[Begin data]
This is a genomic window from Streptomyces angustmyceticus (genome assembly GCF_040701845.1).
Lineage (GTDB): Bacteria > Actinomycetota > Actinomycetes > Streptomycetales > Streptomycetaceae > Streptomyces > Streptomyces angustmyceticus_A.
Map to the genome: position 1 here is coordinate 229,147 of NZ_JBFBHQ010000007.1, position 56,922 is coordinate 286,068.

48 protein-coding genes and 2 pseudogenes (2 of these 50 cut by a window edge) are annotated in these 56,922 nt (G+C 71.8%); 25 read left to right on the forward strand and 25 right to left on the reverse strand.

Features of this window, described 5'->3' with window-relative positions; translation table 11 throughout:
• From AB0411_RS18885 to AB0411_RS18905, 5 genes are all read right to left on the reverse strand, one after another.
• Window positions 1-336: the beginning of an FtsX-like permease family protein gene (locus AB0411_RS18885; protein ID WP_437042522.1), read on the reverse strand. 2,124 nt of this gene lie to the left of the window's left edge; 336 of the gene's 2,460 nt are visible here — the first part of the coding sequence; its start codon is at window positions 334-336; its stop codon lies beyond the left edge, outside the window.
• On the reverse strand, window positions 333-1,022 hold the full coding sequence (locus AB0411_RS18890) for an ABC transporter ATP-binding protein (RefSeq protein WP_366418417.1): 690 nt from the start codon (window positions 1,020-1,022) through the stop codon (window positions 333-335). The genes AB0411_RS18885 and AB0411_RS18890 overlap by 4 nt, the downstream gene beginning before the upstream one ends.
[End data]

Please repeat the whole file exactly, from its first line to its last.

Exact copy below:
This is a genomic window from Streptomyces angustmyceticus (genome assembly GCF_040701845.1).
Lineage (GTDB): Bacteria > Actinomycetota > Actinomycetes > Streptomycetales > Streptomycetaceae > Streptomyces > Streptomyces angustmyceticus_A.
Map to the genome: position 1 here is coordinate 229,147 of NZ_JBFBHQ010000007.1, position 56,922 is coordinate 286,068.

48 protein-coding genes and 2 pseudogenes (2 of these 50 cut by a window edge) are annotated in these 56,922 nt (G+C 71.8%); 25 read left to right on the forward strand and 25 right to left on the reverse strand.

Features of this window, described 5'->3' with window-relative positions; translation table 11 throughout:
• From AB0411_RS18885 to AB0411_RS18905, 5 genes are all read right to left on the reverse strand, one after another.
• Window positions 1-336: the beginning of an FtsX-like permease family protein gene (locus AB0411_RS18885; protein ID WP_437042522.1), read on the reverse strand. 2,124 nt of this gene lie to the left of the window's left edge; 336 of the gene's 2,460 nt are visible here — the first part of the coding sequence; its start codon is at window positions 334-336; its stop codon lies beyond the left edge, outside the window.
• On the reverse strand, window positions 333-1,022 hold the full coding sequence (locus AB0411_RS18890) for an ABC transporter ATP-binding protein (RefSeq protein WP_366418417.1): 690 nt from the start codon (window positions 1,020-1,022) through the stop codon (window positions 333-335). The genes AB0411_RS18885 and AB0411_RS18890 overlap by 4 nt, the downstream gene beginning before the upstream one ends.